The Band-Aid vs The Axe

Westmead Hospital EmergencyImage via Wikipedia

I was appalled to watch some of the news video of these so-called “town hall meetings” (more like bar room brawls) that took place over the last few weeks regarding health care reform in the US. The misinformation that was being spewed was bad enough, but when I saw a commercial running on US networks featuring a “Canadian” woman suggesting that she would have died had she stayed in Canada and waited for surgery for her condition, that nearly did me in.

Sure, people die. And sometimes people die because they can’t get help fast enough. But to characterize Canadian health care as so “care-less” is nothing less than fear mongering, and the pharmaceutical and health insurance companies who were behind the campaigns in the US should be ashamed of themselves. I’m sure they’re not because it’s all about the bottom line, just as it was for those lovely Wall Street giants who brought the economy to its knees.

I’m not against business, and I’m not against “big”, but health should never be about big business. I know that’s idealistic, but you don’t see Canadians wanting to get rid of our health care system in spite of its flaws, because we know and see what happens to people in countries who don’t have it. Imagine having recovered from a life-threatening illness, only to have to face the rest of that life literally paying for it. And then imagine being deathly ill and then turned away from a hospital emergency ward because you don’t have insurance.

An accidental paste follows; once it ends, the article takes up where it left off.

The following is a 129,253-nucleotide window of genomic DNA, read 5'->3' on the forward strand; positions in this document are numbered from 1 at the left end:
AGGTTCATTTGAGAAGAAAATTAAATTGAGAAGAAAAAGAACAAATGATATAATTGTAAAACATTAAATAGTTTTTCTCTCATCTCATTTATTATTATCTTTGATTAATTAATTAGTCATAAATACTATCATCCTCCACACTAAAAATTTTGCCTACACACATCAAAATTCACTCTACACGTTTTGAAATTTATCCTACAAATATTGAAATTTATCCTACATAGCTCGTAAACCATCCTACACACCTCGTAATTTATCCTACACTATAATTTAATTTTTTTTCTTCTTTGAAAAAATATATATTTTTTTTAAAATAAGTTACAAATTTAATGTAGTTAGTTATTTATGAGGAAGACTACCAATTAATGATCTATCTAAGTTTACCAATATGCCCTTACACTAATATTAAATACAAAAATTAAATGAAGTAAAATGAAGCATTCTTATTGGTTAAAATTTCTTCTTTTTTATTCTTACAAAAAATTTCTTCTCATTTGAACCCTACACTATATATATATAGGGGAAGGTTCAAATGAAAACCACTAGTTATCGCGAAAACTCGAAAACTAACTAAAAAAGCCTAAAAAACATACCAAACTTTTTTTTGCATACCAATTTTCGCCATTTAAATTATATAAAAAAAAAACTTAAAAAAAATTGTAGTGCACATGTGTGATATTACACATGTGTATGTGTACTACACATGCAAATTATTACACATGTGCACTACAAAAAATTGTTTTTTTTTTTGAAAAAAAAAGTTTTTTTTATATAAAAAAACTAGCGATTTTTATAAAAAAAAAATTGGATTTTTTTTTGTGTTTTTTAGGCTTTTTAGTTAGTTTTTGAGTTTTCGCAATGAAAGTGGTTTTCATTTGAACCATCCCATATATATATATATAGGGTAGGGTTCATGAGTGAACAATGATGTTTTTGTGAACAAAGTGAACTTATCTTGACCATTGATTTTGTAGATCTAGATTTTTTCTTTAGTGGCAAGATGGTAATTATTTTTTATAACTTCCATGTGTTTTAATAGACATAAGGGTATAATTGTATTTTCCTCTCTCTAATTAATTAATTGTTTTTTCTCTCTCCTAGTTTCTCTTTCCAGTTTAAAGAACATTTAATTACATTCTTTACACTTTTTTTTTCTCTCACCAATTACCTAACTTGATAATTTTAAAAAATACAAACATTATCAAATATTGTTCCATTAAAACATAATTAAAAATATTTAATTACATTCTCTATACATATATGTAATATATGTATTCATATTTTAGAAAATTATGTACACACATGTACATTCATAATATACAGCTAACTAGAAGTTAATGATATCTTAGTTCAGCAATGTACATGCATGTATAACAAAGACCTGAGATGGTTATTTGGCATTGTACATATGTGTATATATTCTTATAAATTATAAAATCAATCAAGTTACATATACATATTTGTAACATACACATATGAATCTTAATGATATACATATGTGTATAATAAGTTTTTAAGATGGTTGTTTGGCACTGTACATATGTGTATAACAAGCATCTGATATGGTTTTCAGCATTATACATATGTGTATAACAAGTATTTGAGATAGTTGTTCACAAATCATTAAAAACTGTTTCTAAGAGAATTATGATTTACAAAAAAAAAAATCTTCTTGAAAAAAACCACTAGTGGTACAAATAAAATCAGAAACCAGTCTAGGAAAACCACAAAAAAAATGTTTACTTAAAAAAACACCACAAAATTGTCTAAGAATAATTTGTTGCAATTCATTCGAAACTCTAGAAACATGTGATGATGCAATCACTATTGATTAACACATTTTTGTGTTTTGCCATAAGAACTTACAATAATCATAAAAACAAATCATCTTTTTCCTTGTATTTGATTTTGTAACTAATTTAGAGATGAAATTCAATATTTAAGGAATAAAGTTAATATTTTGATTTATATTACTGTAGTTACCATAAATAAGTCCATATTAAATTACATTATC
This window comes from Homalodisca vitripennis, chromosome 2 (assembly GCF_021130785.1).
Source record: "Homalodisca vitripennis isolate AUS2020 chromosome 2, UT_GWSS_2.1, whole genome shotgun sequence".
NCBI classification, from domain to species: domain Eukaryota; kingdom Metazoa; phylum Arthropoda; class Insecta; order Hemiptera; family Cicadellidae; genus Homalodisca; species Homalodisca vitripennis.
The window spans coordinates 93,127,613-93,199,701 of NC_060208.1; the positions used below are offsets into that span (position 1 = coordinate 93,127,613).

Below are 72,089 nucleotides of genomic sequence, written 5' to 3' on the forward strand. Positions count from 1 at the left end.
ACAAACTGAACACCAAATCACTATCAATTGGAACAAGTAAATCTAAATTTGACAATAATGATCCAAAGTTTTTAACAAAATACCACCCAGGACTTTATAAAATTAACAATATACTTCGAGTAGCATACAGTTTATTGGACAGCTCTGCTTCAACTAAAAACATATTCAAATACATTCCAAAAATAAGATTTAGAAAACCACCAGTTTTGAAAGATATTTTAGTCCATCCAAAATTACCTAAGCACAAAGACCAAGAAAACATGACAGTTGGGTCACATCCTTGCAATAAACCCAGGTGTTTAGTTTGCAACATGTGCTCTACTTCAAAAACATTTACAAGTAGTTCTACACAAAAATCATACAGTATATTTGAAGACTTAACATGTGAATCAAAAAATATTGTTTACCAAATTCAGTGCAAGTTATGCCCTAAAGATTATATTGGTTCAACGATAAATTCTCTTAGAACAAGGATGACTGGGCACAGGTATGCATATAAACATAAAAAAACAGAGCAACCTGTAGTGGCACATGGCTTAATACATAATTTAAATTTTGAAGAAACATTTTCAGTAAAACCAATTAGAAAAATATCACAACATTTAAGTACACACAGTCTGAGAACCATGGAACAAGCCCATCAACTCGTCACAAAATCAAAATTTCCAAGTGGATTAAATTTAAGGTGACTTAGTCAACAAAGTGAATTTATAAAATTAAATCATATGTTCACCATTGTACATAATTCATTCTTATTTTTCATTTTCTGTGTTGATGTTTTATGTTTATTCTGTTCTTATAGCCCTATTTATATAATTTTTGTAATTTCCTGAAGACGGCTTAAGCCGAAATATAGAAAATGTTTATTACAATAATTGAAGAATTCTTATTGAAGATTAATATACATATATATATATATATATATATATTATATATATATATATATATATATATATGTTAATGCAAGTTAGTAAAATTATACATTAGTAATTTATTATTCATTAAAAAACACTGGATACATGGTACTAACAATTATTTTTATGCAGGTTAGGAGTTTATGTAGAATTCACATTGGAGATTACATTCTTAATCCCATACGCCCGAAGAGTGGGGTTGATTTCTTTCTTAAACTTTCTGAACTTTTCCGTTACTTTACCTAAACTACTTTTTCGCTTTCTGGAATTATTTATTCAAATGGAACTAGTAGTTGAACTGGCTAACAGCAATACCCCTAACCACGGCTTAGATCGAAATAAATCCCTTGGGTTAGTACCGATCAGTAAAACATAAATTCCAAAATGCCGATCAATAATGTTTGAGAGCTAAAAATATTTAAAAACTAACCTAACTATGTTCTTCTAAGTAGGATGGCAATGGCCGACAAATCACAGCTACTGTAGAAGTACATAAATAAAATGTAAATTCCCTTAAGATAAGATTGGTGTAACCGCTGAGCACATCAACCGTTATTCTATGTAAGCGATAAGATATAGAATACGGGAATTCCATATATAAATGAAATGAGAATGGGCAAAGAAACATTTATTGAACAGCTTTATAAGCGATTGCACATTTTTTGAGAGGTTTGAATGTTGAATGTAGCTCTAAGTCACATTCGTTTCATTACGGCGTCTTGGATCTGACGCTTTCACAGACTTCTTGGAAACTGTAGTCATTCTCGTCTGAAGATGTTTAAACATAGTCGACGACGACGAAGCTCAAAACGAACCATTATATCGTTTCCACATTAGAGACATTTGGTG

I was in emergency at our local hospital at about 3am the other morning. I have been there before when it has been horrendously busy and it took hours to get attention. Fortunately, what we were dealing with at the time wasn’t life-threatening, just a scare. And the other night was similar, except for the fact that it was not busy at all and we got in to see a doctor almost immediately. The only card we had to show was our health care card number, which is something every Canadian citizen automatically receives. The staff and doctors were caring and helpful, and they were patient with our questions and concerns. And in the end there was a wave goodbye, but there was no bill. 

Personally, I have no vested interest in American health care and whatever the population down there chooses to do is their business. But don’t drag our system through the mud simply in order to keep your fat insurance companies booming, and to scare your population out of the idea or ideal of universal health care.

And last, but definitely not least, we each have to take responsibility for our own health. We can’t expect to be careless with our bodies and then simply walk into a hospital and say “fix me”. We know a lot more these days about the dangers of smoking or overindulgence of any kind, or what a bad diet and a lack of some form of physical activity can do to our bodies.

When we were in the hospital the other morning, a care worker came around to ask us if we would take part in a survey. She explained that the survey was taking place only on Friday and Saturday nights, because that’s when the majority of emergency patients are coming in because of the effects of alcohol or drugs. It galls me that people’s stupidity and carelessness can lead to a back up of services for those who have legitimate emergencies. And those who are seriously addicted to substances need real, long term help, which is not easy to find.

There are problems with our health care system, no question. But Canadians would rather keep it and try to fix it, than not have it at all. And as seemingly inefficient as it may be, I’ll take the band-aid over the axe any day.


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